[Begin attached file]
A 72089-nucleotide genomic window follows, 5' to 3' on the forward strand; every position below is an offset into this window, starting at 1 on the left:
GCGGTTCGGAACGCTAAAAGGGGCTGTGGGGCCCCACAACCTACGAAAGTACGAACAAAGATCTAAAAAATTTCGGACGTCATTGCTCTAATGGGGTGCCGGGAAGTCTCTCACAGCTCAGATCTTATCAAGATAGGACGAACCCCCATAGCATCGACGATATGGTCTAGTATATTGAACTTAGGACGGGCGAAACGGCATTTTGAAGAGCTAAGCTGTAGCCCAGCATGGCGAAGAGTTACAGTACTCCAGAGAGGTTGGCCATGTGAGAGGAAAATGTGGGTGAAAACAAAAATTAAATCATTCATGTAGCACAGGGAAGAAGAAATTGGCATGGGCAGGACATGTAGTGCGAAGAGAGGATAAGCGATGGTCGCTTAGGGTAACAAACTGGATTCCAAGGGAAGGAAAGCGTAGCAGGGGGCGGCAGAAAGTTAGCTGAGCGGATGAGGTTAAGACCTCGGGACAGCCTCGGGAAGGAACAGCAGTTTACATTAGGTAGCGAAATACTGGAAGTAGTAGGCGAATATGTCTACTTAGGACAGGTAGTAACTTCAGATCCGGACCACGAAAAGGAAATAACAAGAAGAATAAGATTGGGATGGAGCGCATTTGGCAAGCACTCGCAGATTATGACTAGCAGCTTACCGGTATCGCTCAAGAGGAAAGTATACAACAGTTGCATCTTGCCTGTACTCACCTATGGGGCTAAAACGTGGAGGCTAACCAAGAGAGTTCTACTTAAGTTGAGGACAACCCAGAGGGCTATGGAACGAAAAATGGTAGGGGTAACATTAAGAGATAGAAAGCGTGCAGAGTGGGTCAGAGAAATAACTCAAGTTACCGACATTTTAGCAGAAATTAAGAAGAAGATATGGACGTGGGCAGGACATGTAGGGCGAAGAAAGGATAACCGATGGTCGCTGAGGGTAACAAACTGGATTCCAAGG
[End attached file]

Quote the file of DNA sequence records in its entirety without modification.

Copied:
A 72089-nucleotide genomic window follows, 5' to 3' on the forward strand; every position below is an offset into this window, starting at 1 on the left:
GCGGTTCGGAACGCTAAAAGGGGCTGTGGGGCCCCACAACCTACGAAAGTACGAACAAAGATCTAAAAAATTTCGGACGTCATTGCTCTAATGGGGTGCCGGGAAGTCTCTCACAGCTCAGATCTTATCAAGATAGGACGAACCCCCATAGCATCGACGATATGGTCTAGTATATTGAACTTAGGACGGGCGAAACGGCATTTTGAAGAGCTAAGCTGTAGCCCAGCATGGCGAAGAGTTACAGTACTCCAGAGAGGTTGGCCATGTGAGAGGAAAATGTGGGTGAAAACAAAAATTAAATCATTCATGTAGCACAGGGAAGAAGAAATTGGCATGGGCAGGACATGTAGTGCGAAGAGAGGATAAGCGATGGTCGCTTAGGGTAACAAACTGGATTCCAAGGGAAGGAAAGCGTAGCAGGGGGCGGCAGAAAGTTAGCTGAGCGGATGAGGTTAAGACCTCGGGACAGCCTCGGGAAGGAACAGCAGTTTACATTAGGTAGCGAAATACTGGAAGTAGTAGGCGAATATGTCTACTTAGGACAGGTAGTAACTTCAGATCCGGACCACGAAAAGGAAATAACAAGAAGAATAAGATTGGGATGGAGCGCATTTGGCAAGCACTCGCAGATTATGACTAGCAGCTTACCGGTATCGCTCAAGAGGAAAGTATACAACAGTTGCATCTTGCCTGTACTCACCTATGGGGCTAAAACGTGGAGGCTAACCAAGAGAGTTCTACTTAAGTTGAGGACAACCCAGAGGGCTATGGAACGAAAAATGGTAGGGGTAACATTAAGAGATAGAAAGCGTGCAGAGTGGGTCAGAGAAATAACTCAAGTTACCGACATTTTAGCAGAAATTAAGAAGAAGATATGGACGTGGGCAGGACATGTAGGGCGAAGAAAGGATAACCGATGGTCGCTGAGGGTAACAAACTGGATTCCAAGG